Radar interferometry is an advanced remote sensing technology that utilizes complex phases of two or more radar images of the same target taken at slightly different imaging conditions and/or different times. Its goal is to derive additional information about the target, such as elevation. While this kind of task requires centimeter-level accuracy, the interaction of radar signals with the target, as well as the lack of precision in antenna position and other disturbances, generate ambiguities in the image phase that are orders of magnitude larger than the effect of interest.
Yet the common exposition of radar interferometry in the literature often skips such topics. This may lead to unrealistic requirements for the accuracy of determining the parameters of imaging geometry, unachievable precision of image co-registration, etc. To address these deficiencies, in the current work we analyze the problem of interferometric height reconstruction and provide a careful and detailed account of all the assumptions and requirements to the imaging geometry and data processing needed for a successful extraction of height information from the radar data. We employ two most popular scattering models for radar targets: an isolated point scatterer and delta-correlated extended scatterer, and highlight the similarities and differences between them.
Sparse regression plays a very important role in statistics, machine learning, image and signal processing. In this paper, we consider a high-dimensional linear inverse problem with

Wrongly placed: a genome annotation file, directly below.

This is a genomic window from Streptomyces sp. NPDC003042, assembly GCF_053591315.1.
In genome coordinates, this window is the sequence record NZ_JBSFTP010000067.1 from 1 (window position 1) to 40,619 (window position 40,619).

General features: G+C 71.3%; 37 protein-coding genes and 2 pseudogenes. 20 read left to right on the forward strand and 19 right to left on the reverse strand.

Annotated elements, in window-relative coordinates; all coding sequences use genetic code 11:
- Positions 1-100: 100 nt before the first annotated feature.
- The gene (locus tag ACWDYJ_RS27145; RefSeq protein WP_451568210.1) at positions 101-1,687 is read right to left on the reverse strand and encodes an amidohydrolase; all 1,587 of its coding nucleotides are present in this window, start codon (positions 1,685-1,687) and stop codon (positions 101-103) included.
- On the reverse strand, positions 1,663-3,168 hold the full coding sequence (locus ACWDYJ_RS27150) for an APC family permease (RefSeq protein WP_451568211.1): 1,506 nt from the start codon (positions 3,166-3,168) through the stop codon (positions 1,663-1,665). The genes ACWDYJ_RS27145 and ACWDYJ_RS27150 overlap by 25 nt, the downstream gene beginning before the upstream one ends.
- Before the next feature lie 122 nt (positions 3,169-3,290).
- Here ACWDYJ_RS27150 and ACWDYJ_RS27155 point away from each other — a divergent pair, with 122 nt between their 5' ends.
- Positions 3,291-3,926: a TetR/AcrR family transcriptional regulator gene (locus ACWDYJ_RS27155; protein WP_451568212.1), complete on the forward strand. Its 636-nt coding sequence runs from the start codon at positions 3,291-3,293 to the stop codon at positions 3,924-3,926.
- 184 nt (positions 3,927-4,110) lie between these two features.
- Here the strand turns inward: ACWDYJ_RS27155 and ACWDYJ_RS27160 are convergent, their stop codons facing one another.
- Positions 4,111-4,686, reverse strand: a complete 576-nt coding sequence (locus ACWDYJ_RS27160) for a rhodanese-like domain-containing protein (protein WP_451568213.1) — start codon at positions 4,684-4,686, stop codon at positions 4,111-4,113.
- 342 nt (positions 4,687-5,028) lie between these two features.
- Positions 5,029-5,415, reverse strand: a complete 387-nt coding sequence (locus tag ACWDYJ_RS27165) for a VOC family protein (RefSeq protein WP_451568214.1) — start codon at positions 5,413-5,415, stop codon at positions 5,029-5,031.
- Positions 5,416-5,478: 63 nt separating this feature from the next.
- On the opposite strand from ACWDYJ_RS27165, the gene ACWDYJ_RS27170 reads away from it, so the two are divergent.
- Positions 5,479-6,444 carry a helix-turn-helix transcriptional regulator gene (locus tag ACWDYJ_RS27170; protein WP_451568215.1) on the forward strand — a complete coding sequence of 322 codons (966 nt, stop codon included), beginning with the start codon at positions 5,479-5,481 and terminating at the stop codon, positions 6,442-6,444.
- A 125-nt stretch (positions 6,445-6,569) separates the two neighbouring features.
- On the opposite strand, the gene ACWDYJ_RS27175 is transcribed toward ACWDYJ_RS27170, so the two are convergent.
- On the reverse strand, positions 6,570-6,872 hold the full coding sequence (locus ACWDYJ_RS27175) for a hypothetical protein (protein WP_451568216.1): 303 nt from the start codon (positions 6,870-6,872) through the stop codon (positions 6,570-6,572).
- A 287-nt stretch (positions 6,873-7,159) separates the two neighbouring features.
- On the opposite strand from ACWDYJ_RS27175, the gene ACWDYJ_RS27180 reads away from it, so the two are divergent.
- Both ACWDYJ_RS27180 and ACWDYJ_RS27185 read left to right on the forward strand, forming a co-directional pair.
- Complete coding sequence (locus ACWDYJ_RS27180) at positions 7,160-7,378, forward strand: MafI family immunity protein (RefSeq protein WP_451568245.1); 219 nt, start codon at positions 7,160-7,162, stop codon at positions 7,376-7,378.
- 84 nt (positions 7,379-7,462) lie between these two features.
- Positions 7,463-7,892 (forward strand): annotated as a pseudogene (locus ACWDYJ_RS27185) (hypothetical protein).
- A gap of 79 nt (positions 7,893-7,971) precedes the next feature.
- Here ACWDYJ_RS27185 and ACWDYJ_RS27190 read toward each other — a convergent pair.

. Computed Tomography (CT) takes X-ray measurements on the subjects to reconstruct tomographic images. As X-ray is radioactive, it is desirable to control the total amount of dose of X-ray for safety concerns. Therefore, we can only select a limited number of measurement angles and assign each of them limited amount of dose. Traditional methods such as compressed sensing usually randomly select the angles and equally distribute the allowed dose on them. In most CT reconstruction models, the emphasize is on designing effective image representations, while much less emphasize is on improving the scanning strategy. The simple scanning strategy of random angle selection and equal dose distribution performs well in general, but they may not be ideal for each individual subject. It is more desirable to design a personalized scanning strategy for each subject to obtain better reconstruction result. In this paper, we propose to use Reinforcement Learning (RL) to learn a personalized scanning policy to select the angles and the dose at each chosen angle for each individual subject. We first formulate the CT scanning process as an Markov Decision Process (MDP), and then use modern deep RL methods to solve it. The learned personalized scanning strategy not only leads to better reconstruction results, but also shows strong generalization to be combined with different reconstruction algorithms.